A special team, headed by DCP Harsha and ACP Subbanna, was formed on Sunday that would coordinate with the Cyber Crime Department to investigate the origin of the text messages and internet data that allegedly contained threat to the people from Northeast.

The police had seized four mobile phones, two laptops and a hard drive from the three accused who owned the New Fonotech at Koramangala seventh Block on Saturday.

Special team formed to trace SMS origin


“These equipment have been handed over to the COD (Crime Investigation Department) and the Cyber Crime Department has assigned the case to a special officer who will be investigating the case. While we await this investigation report, we are also tracking down other accused in this case. Those taken into custody will be interrogated as well,” said Subbanna.

Experts from the Cyber Crime Department believe that with the latest technology available in the state, it would take barely a few days for the Karnataka Cyber Crime Department to track down the origin of this rumour. “Karnataka Cyber lab based in Mangalore is the brain behind all the technical cyber crime expertise that is available in almost all departments of the government and law enforcing bodies,” said M N Vidyashankar, former principal secretary, IT BT and e-Governance department of the State.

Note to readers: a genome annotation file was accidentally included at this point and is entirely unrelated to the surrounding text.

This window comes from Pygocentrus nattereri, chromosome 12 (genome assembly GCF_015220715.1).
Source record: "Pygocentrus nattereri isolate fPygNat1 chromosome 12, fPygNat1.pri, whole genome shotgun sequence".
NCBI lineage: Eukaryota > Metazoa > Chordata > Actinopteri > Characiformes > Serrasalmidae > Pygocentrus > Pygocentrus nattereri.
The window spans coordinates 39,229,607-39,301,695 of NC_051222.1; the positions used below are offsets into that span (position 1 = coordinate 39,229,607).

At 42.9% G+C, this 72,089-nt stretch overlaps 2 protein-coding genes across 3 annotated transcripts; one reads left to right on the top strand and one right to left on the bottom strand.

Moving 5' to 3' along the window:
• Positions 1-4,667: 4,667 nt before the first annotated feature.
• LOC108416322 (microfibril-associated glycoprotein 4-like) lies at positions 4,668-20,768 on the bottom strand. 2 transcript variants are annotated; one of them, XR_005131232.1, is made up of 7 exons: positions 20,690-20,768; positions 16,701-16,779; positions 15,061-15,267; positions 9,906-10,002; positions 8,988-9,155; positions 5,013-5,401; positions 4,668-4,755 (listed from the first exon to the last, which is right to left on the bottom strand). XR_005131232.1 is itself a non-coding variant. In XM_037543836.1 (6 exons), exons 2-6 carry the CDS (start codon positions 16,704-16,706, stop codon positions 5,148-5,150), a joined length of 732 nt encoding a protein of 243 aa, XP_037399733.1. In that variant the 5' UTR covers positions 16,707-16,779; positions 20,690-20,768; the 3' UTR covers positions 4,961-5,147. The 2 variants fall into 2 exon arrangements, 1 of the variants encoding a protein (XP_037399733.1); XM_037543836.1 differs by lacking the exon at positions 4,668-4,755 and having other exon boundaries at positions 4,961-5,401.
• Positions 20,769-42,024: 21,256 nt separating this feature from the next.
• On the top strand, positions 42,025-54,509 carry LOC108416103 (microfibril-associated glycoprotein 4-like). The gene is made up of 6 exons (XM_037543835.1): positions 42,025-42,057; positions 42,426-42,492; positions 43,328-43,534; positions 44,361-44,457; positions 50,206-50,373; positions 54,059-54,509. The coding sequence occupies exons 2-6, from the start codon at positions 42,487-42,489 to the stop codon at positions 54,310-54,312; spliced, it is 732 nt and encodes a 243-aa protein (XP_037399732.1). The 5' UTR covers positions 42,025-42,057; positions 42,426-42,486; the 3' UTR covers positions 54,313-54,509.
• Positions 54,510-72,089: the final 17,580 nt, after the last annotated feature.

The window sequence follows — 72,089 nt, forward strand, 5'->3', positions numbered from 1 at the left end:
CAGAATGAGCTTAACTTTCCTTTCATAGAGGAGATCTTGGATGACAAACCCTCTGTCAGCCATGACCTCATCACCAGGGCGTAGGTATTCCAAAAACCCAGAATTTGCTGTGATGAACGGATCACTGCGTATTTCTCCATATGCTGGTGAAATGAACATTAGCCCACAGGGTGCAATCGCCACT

Meanwhile, S Murugan, Deputy Inspector General of Police (DIGP), CID, explained that while the process of tracking down the origin of any data is not very difficult with the current technology, it sure would be a time consuming task to verify whether the original message was modified while being circulated.

“Once we get some leads, requests would be made to service providers to furnish details of a particular data. Usually, there is a chain as there are different service providers involved and the more the data is circulated, the more links are established,” the deputy inspector of general explained.

“As opposed to two years ago, today we have latest tools to analyse mobile phones. Even if a person deletes the SMS we can recover it, regardless of the mobile equipment used. A service provider doesn’t eavesdrop on users but if they want to gain access to the contents of a message to facilitate investigations, they surely can,” he said.